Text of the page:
9 Things to Know About Barbie Butt Surgery
9 things that I didn’t know then about Barbie Butt surgery, but I know now. Sorry gents but this one is for the ladies following surgery.
I was speaking to my stoma buddy Fee a few weeks back, and she was talking about her impending Barbie Butt surgery. Fingers crossed she has an end ileostomy already so that won’t need to be tinkered with. I was like let’s crack my knuckles and impart some words of wisdom….. After much back and forth conversation regarding this, I thought what didn’t I know then that I know now?
I had a slight chuckle to myself as I could see Ben imparting his wisdom to James, or should I say pure terror in those 6-8 months post-op recovery…
9 things you need to know:
1.h You will most likely wake up with a drain between your bottom cheeks. This will need to be removed and you will need help to keep it clean and change dressings once home because let’s face it, it’s not something you can do yourself.
2. Hormonal imbalance will happen and you won’t know what to do with yourself. Don’t panic – with the surgery being quite extensive and them being near the uterus to remove the large bowel. This will settle and I can promise you that you aren’t going crazy.
3. Harmony of the phoof. For those of you that know me that is my name for the lady garden. For those of you who have had a fair few surgeries, there are times when the large bowel adheres to things such as the uterus, fallopian tubes and uterus dome. Mine had to be unpicked. A month or so after surgery I finally plucked up the courage to consult with my GP and surgeon to ask about the smell. The only way to describe it was rotting meat and then some. It turns out that when they take the drains out that there will still be residue exudate from the surgery and that the only way out is down through the vagina. Mine was back to normal within 6-7 months. This was after I got tested for bacterial vaginosis and it came back negative.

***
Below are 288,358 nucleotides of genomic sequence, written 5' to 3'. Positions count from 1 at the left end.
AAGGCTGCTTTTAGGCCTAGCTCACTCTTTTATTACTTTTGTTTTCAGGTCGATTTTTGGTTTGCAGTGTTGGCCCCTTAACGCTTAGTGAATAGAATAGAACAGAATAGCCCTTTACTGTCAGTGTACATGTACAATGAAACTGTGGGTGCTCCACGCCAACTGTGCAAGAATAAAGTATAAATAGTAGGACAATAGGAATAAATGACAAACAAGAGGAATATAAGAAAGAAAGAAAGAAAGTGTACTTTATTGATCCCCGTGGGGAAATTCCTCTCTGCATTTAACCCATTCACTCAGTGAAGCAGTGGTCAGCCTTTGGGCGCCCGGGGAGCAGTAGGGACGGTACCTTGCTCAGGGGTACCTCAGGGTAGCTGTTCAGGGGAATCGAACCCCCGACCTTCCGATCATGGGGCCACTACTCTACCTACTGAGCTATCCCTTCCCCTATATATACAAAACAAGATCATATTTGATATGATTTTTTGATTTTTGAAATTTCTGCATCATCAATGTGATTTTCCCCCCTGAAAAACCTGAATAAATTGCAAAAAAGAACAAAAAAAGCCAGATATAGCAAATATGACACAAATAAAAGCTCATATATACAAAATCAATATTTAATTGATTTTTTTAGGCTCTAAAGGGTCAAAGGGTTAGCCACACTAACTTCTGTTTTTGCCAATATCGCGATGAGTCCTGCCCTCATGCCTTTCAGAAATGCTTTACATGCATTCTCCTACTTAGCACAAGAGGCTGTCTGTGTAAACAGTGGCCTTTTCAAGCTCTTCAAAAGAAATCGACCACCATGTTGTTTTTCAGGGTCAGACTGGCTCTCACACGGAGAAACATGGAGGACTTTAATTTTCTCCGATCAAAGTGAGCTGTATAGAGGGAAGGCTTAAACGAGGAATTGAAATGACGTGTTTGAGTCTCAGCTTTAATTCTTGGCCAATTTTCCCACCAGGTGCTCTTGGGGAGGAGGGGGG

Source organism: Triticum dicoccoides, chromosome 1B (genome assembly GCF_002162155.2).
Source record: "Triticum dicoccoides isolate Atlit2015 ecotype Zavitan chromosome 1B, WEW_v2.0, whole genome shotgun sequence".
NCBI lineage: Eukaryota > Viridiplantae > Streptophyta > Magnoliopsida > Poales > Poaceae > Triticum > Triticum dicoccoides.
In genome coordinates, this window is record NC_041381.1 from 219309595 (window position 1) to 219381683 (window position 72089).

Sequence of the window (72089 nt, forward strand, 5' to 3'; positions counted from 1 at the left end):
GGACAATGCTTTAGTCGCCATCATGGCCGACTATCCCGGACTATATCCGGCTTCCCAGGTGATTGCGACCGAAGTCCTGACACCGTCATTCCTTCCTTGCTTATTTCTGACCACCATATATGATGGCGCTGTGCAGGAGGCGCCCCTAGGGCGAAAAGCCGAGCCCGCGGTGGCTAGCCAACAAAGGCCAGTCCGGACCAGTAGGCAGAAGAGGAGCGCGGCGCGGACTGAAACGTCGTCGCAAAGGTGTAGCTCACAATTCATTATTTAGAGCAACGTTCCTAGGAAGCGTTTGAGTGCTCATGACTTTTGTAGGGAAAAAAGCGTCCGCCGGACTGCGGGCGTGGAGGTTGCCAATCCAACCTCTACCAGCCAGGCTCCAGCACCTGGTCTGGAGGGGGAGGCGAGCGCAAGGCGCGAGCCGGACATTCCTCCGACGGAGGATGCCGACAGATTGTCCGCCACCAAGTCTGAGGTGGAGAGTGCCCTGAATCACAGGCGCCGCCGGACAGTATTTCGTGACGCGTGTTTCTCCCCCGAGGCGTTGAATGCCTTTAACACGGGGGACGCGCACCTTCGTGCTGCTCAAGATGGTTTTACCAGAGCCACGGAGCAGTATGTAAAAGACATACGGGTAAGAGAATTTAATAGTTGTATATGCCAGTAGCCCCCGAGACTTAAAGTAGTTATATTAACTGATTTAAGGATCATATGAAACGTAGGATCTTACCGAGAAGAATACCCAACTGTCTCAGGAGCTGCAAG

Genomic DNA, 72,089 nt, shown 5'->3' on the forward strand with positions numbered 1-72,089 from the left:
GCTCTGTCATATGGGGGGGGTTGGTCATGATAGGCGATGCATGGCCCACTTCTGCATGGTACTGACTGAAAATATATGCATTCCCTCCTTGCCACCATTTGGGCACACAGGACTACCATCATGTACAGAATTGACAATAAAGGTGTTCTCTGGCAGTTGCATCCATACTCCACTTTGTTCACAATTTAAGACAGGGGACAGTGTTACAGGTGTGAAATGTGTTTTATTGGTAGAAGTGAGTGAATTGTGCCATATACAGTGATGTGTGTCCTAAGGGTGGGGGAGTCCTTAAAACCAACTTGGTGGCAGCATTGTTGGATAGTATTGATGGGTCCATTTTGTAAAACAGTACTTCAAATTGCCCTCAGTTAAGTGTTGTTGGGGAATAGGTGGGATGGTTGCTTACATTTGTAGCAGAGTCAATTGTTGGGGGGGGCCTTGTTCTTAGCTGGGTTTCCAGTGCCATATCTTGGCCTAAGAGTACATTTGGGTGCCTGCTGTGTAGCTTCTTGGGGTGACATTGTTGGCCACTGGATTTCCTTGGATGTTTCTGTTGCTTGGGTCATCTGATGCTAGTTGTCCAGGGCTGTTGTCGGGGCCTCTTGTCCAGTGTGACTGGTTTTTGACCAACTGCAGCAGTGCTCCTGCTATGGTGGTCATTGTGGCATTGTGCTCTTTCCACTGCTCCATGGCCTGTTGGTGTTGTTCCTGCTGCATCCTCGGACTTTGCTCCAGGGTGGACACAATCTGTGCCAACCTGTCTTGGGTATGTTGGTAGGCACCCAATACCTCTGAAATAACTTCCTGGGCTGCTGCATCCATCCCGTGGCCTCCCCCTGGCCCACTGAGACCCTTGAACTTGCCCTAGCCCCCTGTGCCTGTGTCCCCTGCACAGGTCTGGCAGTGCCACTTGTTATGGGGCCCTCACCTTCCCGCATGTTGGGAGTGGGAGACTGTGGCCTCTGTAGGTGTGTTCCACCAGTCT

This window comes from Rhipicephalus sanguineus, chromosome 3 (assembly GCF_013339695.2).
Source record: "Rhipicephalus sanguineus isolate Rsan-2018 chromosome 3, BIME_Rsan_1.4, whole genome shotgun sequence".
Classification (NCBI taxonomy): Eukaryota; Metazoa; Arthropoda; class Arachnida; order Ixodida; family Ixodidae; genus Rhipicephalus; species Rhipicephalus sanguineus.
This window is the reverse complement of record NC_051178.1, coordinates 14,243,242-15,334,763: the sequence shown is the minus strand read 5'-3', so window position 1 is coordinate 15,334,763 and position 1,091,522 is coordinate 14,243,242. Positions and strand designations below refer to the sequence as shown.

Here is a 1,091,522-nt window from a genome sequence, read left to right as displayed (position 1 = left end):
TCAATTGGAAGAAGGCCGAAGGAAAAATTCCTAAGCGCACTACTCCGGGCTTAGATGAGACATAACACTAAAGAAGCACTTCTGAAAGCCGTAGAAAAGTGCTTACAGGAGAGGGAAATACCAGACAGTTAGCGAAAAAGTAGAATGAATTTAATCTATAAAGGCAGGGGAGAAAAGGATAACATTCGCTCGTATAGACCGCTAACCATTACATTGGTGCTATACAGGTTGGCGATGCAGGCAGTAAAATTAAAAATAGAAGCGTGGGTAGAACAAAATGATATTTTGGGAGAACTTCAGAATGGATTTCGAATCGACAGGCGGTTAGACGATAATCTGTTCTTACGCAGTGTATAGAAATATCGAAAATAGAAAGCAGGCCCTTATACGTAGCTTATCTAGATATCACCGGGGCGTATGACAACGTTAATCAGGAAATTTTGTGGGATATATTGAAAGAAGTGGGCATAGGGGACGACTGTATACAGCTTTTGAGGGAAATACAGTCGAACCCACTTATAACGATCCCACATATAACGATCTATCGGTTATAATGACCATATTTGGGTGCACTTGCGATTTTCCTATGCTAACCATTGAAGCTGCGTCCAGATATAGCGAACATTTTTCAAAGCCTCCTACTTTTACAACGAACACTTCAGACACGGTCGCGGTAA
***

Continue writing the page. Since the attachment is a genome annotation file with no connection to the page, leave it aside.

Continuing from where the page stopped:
4. Doesn’t matter how far postoperative you are the scar is still sensitive and twingy. Please take care when sitting down. I can confirm chucking yourself down bottom first can still cause pain and make you feel like you’ve just been torn a new one.
5. The scar gets itchy. So like any other scar, you would expect this one to not bother you. I would advise using a barrier cream or sudocrem to act as a barrier and moisturise the area once it has recovered or you might be getting itching.
6. Smear tests. It is common for the reproductive organs to fall back into the cavity left behind from the large bowel removal. Please tell your nurse that you have had this done as smear tests may become more difficult and you may require a gynaecologist referral to have the smear done swiftly and pain-free.
7. Don’t attempt sex 3 weeks post-op!!! Everything is going to be swollen and painful down there for a while, with the vagina being so close to the rectum there will be swelling and positions such as missionary and from behind will take a while to get used too and will be sore and uncomfortable for a while. Please make sure you are ready prior to resume sexual intercourse. Any questions please feel free to message me.
8. Your periods will change. With everything tilting back your periods may change, please don’t panic when you think you are peeing blood. Mine now doesn’t come out unless I pee or am in a squatted position. It may also be the case that you will need to switch from tampons to pads.
9. Phantom rectum pain can be exacerbated by time of the month. I know from personal experience and from others that this is a thing due to the premenstrual swelling and bloating. Exercise can help and so will pain killers or just sitting on the toilet until the pain goes.
Can any of you think of things that may have been missed? If so please comment and I can always get this post updated and extended.
Many thanks for reading
What is Pan-proctocolectomy surgery and why might you need it? Read Louise’s previous blog post here
Read Louise’s Sex after Barbie Butt blog here
This blog post is intended to give advice to ostomates. The information given is based on Louise’s personal experience and should not be taken as clinical advice. Each ostomates needs are unique to them and their stoma care routine. Please consult with your Stoma Care Nurse before undertaking any changes to your stoma care routine or if you are experiencing any health issues.